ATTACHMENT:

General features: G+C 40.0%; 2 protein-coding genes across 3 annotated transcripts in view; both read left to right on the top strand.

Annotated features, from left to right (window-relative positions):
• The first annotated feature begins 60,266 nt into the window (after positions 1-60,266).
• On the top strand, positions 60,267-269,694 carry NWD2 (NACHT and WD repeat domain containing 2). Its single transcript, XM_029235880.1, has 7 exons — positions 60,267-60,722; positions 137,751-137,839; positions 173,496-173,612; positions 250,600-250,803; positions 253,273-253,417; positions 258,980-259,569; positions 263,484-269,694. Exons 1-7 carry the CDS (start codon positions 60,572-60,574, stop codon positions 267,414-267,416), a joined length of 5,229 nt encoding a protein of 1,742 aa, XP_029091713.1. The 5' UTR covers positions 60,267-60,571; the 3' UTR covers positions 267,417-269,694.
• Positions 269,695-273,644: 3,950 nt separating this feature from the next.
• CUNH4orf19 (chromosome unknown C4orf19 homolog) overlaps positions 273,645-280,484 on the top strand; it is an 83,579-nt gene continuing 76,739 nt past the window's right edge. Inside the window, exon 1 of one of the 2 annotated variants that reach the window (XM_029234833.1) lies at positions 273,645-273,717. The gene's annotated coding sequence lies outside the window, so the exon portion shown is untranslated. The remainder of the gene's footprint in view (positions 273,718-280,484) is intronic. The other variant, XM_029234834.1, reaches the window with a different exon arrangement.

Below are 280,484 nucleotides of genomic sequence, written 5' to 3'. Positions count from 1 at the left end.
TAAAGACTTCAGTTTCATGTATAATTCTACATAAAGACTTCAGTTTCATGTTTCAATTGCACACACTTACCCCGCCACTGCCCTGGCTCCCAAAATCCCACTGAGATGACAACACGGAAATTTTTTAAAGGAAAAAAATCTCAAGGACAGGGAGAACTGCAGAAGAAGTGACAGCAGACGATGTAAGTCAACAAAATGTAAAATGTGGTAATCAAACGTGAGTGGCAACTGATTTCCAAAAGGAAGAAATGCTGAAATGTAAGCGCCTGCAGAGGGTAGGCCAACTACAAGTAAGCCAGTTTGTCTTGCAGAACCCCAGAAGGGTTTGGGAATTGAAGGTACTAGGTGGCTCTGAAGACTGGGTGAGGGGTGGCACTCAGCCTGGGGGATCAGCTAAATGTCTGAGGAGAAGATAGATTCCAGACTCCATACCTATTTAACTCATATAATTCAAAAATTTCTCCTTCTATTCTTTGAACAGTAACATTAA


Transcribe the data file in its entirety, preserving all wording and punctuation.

General features: G+C 40.0%; 2 protein-coding genes across 3 annotated transcripts in view; both read left to right on the top strand.

Annotated features, from left to right (window-relative positions):
• The first annotated feature begins 60,266 nt into the window (after positions 1-60,266).
• On the top strand, positions 60,267-269,694 carry NWD2 (NACHT and WD repeat domain containing 2). Its single transcript, XM_029235880.1, has 7 exons — positions 60,267-60,722; positions 137,751-137,839; positions 173,496-173,612; positions 250,600-250,803; positions 253,273-253,417; positions 258,980-259,569; positions 263,484-269,694. Exons 1-7 carry the CDS (start codon positions 60,572-60,574, stop codon positions 267,414-267,416), a joined length of 5,229 nt encoding a protein of 1,742 aa, XP_029091713.1. The 5' UTR covers positions 60,267-60,571; the 3' UTR covers positions 267,417-269,694.
• Positions 269,695-273,644: 3,950 nt separating this feature from the next.
• CUNH4orf19 (chromosome unknown C4orf19 homolog) overlaps positions 273,645-280,484 on the top strand; it is an 83,579-nt gene continuing 76,739 nt past the window's right edge. Inside the window, exon 1 of one of the 2 annotated variants that reach the window (XM_029234833.1) lies at positions 273,645-273,717. The gene's annotated coding sequence lies outside the window, so the exon portion shown is untranslated. The remainder of the gene's footprint in view (positions 273,718-280,484) is intronic. The other variant, XM_029234834.1, reaches the window with a different exon arrangement.

Below are 280,484 nucleotides of genomic sequence, written 5' to 3'. Positions count from 1 at the left end.
TAAAGACTTCAGTTTCATGTATAATTCTACATAAAGACTTCAGTTTCATGTTTCAATTGCACACACTTACCCCGCCACTGCCCTGGCTCCCAAAATCCCACTGAGATGACAACACGGAAATTTTTTAAAGGAAAAAAATCTCAAGGACAGGGAGAACTGCAGAAGAAGTGACAGCAGACGATGTAAGTCAACAAAATGTAAAATGTGGTAATCAAACGTGAGTGGCAACTGATTTCCAAAAGGAAGAAATGCTGAAATGTAAGCGCCTGCAGAGGGTAGGCCAACTACAAGTAAGCCAGTTTGTCTTGCAGAACCCCAGAAGGGTTTGGGAATTGAAGGTACTAGGTGGCTCTGAAGACTGGGTGAGGGGTGGCACTCAGCCTGGGGGATCAGCTAAATGTCTGAGGAGAAGATAGATTCCAGACTCCATACCTATTTAACTCATATAATTCAAAAATTTCTCCTTCTATTCTTTGAACAGTAACATTAA